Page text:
Any way to go up, inside a wall of the bathroom above?
  8. muzz

    muzz New Member

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    Well, at least I know that I can't go out thru the bathroom wall, the 20 foot run looks like the only option. I am hoping to keep the pipe within the joist cavity for the run, but depends on where the outlet is on the fan itself. I have another 3 inches or so below the joists in the next room, so I have some room if I need it. I am thinking that if I use foil tape on all the joints and secure it to the joists with strapping or something along those lines to keep a pitch to the pipe, I should be ok? There is some option of going up, but hate to consider it really--wouldn't I still have a condensation problem that way?

    Any recommendations where to buy online, I am considering Westside Wholesale; anybody used these guys?
  9. statjunk

    statjunk DIY Senior Member

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    542
    I've purchased from Westside several times. They are a good outfit.

    Consider that you'll likely need a booster fan if you running that far. Booster fans make noise and are annoying. I don't care how quite the package says it is. In addition you can't bury the fan. I believe it has a transformer attached to it so you're going to need an access hole to service it.

    I'd look for another solution.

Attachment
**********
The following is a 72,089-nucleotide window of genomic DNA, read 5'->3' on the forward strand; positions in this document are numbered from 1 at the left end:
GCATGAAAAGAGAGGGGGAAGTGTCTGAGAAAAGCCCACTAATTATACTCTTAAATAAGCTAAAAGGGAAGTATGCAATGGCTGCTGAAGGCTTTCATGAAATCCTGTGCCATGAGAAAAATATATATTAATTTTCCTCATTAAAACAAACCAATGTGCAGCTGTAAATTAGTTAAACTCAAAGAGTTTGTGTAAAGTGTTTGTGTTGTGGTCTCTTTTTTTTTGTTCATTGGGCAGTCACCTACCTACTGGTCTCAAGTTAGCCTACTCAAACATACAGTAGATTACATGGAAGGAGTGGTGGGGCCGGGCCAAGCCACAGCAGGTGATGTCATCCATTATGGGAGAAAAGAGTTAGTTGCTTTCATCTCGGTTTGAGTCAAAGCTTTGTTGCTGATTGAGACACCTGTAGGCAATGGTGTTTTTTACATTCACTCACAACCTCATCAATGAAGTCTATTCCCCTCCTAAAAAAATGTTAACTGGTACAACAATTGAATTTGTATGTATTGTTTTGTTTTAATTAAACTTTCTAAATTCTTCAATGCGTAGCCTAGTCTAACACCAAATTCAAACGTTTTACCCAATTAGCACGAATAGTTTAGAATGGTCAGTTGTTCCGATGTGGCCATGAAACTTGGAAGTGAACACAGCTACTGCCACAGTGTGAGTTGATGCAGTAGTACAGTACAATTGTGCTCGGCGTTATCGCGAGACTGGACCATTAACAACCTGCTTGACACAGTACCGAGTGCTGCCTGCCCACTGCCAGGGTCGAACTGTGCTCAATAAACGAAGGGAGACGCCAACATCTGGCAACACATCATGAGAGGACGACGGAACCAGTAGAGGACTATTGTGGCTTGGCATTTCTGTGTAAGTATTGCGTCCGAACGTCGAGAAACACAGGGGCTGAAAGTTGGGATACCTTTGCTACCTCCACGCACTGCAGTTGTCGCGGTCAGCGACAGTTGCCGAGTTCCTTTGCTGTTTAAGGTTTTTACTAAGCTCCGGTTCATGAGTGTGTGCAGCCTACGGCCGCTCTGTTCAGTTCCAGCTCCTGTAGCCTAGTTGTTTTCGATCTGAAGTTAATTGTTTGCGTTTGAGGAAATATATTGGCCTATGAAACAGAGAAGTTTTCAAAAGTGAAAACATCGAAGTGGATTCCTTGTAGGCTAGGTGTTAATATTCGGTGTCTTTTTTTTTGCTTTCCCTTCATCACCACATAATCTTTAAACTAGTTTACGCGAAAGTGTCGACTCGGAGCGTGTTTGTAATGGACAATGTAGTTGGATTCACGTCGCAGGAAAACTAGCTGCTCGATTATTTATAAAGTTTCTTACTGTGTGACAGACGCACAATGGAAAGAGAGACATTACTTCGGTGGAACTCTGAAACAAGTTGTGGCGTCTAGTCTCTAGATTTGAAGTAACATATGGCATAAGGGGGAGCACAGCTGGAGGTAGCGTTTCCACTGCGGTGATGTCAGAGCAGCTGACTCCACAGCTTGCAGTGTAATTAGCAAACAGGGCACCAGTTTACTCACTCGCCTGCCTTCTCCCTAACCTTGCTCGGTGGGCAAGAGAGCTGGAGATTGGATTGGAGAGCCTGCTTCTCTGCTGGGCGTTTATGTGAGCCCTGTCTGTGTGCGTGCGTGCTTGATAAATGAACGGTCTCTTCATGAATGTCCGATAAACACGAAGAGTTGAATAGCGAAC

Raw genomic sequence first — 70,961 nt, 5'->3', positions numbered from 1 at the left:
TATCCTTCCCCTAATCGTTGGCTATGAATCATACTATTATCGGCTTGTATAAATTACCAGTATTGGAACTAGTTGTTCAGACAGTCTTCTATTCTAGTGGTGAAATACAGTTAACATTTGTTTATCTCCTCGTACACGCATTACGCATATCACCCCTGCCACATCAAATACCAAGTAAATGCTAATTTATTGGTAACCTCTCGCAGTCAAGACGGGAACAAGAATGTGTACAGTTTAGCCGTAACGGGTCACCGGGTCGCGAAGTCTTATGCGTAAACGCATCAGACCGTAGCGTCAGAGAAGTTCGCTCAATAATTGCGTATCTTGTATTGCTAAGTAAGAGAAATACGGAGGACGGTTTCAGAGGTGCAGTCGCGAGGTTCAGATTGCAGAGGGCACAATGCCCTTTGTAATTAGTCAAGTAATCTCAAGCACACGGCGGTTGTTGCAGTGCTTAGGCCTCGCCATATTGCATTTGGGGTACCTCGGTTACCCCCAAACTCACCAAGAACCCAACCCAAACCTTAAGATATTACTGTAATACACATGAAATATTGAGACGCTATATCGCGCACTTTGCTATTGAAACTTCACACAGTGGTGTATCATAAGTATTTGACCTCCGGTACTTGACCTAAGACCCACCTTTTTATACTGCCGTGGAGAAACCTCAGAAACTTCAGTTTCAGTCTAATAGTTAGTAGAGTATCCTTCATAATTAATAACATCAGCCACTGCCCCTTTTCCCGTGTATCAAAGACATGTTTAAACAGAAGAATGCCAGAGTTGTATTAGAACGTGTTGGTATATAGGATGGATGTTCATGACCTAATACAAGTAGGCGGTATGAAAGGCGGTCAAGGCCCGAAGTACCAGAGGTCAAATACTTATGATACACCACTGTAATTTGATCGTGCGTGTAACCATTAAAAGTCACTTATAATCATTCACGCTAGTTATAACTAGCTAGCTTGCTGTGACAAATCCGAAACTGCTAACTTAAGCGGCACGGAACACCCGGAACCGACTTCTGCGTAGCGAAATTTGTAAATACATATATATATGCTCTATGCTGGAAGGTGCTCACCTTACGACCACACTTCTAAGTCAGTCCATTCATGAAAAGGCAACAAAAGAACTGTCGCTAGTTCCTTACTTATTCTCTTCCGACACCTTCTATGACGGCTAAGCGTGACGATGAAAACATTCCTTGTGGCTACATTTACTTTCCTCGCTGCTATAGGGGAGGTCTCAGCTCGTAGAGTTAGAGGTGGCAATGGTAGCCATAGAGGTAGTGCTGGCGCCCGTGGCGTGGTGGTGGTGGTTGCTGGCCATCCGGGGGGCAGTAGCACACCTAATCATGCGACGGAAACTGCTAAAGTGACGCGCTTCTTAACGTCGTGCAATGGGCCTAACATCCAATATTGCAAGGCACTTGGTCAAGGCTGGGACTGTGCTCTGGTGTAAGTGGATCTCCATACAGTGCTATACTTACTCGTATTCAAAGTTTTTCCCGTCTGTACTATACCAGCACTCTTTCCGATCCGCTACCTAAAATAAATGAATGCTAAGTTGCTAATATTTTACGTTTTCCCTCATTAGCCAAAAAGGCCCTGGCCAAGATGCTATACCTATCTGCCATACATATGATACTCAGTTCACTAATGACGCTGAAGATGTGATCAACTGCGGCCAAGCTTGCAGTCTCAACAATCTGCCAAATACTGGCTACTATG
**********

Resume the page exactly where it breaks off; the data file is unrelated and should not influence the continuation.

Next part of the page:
Does the room butt an outside wall?

    Tom
  10. muzz

    muzz New Member

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    Yes, the one side where I originally was going to install the duct is the outside wall. I had considered a wall fan, but that isn't working out.

    The bath is 10 x 13, and I had wanted to mount the fan in the center of the room. I am putting a soffit in over the vanity area (which is on the outside wall), and am now considering putting the fan in that over the vanity. I have 11 inches of space between the first joist and the rim joist, so it would be a very short run to the outside. The soffit is only 6 inches lower than the ceiling, I am thinking is not the best, but pretty close?

    I am thinking I should buy a timer for the fan since it won't be at ceiling height to make sure to get rid of the moisture in the room. I found a panasonic fan that has the measurements I need to fit (FV-15VQ3), but haven't decided if that is the one yet, still weighing the options.

    I think this may be the best way to go...
    Thanks for everyones input so far...
  11. jadnashua

    jadnashua Retired Defense Industry Engineer xxx

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    22,154
    Location:
    New England
    While they can be pricey, I've seen hygrometer based switches...you set the humidity level you want, and it will run until it gets below that.
  12. frenchie

    frenchie Jack of all trades

    I wish we had more HVAC guys here - I can't think of a fan you could do this with - but it'd be ideal if there was a way to mount a grille onto the side of the soffit?